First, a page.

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Keys to Your Success
- Research is always a multi-step process.
- Research is often interdisciplinary.
- Think broadly about your topic, then narrow and refine the focus.
- Keep a record of everything you find and where and how you found it, including all publication and citation information.
Steps to Your Success
Identify Your Topic
Gather Background Information
- The topic is the idea that you are researching.
- Brainstorm the topic.
- Think about and visualize your topic from many different angles.
- Note related and interrelated topics.
- Note terminology and synonyms that can broaden your searching power.
- State your topic as a question. Example: Should handguns be banned?
- Refine the question. Should the United States government restrict who should be allowed to have handguns?
- Identify key concepts and list synonyms for them.
- 1. handguns, revolvers, pistols, automatic weapons, semi-automatic weapons
- 2. legislate, restrict, ban, control
- 3. government, senate, house, president
- List disciplines or subject areas that relate to part of your research.
- Example: criminal justice, law, social work, political science
- Get a broad overview of the subject or topic.
- Use both general and subject-specific encyclopedias and dictionaries which can be found in the Reference Collection.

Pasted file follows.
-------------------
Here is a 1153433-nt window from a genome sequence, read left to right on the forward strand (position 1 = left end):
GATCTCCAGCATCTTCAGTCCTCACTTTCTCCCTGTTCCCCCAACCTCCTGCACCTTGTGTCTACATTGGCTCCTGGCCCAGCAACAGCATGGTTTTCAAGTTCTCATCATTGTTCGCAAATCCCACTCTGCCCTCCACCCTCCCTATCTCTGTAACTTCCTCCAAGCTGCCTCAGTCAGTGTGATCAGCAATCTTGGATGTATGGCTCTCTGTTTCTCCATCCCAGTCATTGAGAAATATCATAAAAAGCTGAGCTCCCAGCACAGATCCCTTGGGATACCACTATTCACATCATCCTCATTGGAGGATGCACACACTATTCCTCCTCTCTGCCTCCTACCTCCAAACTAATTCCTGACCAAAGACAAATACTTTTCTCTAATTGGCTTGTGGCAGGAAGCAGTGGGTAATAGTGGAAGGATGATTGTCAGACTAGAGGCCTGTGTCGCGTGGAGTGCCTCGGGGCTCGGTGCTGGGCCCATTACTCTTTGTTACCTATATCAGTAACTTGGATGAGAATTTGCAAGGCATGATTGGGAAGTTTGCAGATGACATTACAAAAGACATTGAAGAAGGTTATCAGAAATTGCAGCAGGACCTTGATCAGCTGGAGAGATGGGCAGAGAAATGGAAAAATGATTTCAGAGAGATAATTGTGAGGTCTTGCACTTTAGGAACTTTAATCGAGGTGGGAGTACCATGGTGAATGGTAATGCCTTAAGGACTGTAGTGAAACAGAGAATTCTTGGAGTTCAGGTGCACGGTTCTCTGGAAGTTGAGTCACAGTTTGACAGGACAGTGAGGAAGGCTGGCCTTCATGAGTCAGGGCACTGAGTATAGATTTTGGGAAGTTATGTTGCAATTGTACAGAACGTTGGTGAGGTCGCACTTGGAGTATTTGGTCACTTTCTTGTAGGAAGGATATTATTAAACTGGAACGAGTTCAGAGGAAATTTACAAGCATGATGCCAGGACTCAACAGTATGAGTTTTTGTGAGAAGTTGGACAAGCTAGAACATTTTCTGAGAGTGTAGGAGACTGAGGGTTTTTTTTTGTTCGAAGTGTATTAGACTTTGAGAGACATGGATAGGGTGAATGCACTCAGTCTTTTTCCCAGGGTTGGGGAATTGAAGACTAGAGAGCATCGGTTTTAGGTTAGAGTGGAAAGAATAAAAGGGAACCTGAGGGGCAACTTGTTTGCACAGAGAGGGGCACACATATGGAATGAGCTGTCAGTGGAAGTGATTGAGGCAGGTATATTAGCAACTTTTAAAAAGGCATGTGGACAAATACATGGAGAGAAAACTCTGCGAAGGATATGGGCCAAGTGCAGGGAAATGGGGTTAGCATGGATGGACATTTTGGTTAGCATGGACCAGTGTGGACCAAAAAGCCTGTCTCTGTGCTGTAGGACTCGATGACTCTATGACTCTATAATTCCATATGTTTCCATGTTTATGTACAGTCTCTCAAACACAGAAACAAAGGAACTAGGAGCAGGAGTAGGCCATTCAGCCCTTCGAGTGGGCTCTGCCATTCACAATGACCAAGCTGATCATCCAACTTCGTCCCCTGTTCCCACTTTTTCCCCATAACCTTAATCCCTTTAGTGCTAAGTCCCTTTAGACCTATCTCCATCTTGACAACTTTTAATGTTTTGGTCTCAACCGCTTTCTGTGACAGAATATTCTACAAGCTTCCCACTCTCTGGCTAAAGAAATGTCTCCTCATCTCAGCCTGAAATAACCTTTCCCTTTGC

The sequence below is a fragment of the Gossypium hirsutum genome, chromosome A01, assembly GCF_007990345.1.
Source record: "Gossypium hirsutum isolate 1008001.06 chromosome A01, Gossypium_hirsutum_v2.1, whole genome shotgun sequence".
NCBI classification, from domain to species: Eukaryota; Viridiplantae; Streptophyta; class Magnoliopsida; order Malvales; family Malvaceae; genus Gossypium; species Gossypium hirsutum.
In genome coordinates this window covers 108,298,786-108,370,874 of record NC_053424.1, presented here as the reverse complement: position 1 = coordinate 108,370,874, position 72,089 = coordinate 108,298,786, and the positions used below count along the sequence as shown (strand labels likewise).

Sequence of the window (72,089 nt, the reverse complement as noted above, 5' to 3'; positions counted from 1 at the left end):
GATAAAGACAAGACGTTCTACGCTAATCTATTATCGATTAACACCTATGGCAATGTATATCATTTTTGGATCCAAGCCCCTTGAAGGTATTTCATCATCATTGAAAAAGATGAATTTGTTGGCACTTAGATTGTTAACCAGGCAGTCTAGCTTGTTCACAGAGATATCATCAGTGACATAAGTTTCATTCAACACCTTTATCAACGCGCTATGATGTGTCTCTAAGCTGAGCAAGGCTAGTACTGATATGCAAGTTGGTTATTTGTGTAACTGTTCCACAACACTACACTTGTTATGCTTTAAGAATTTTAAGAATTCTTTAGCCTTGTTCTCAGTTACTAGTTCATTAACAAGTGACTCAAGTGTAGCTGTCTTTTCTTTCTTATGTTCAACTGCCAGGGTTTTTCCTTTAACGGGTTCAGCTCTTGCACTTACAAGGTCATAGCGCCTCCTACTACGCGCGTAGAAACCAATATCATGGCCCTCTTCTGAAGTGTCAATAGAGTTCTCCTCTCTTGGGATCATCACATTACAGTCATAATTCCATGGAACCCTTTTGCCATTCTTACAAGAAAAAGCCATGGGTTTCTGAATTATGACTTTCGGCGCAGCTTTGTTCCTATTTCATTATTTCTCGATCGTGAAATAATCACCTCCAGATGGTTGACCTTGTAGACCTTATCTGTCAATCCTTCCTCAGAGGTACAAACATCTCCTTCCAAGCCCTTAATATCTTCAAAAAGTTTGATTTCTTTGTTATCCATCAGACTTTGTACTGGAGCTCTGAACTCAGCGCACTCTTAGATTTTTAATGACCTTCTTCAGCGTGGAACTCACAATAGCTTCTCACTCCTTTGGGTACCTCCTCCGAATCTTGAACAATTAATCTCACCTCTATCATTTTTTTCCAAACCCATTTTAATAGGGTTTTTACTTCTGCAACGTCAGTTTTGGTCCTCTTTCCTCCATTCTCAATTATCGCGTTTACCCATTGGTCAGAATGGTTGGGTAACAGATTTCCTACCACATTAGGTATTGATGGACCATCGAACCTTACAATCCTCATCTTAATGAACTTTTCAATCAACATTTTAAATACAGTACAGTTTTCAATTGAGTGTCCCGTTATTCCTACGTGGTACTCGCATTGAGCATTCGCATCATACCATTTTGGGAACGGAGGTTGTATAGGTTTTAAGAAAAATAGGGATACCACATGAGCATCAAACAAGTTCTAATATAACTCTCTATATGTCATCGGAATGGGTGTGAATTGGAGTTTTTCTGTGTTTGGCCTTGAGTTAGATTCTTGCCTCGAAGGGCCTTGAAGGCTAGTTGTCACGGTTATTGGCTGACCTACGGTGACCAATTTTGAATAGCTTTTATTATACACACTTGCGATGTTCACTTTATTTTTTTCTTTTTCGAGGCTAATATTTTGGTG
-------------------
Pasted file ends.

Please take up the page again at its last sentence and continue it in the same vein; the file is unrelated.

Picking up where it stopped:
- Get more focused, in-depth, or historical background on the topic.
- Use books written in the time period and follow up with more recent information.
Focus Your Research
- Gather up-to-date, current information on the topic.
- Use appropriate periodical information from popular, trade, and scholarly sources.
- Use high-quality, appropriate web sites.
- Gather in-depth, focused information on the topic.
- Search for research studies, surveys, and experiments about your topic.
Evaluate Your Sources
- Does the author have authority on the topic?
- What are the author's credentials?
- Is the information accurate for when it was written?
- Is there a consensus of opinion on this topic? What are the important ideas?
- What is the purpose of the source? How will it impact your research?
- Is the purpose to inform, to entertain, to teach, or to influence?
- Who is the author writing for? Is it biased in any way?
- Has the author looked at the material objectively?
- Does the author offer several points of view?
- How does the source help answer your research question?
- Does the source provide valuable, relevant information?
- Does the source answer a part of the total research question?
Adapted from: Teaching Information Literacy. Burkhardt, MacDonald, and Rathemacher. Chicago: ALA, 2003.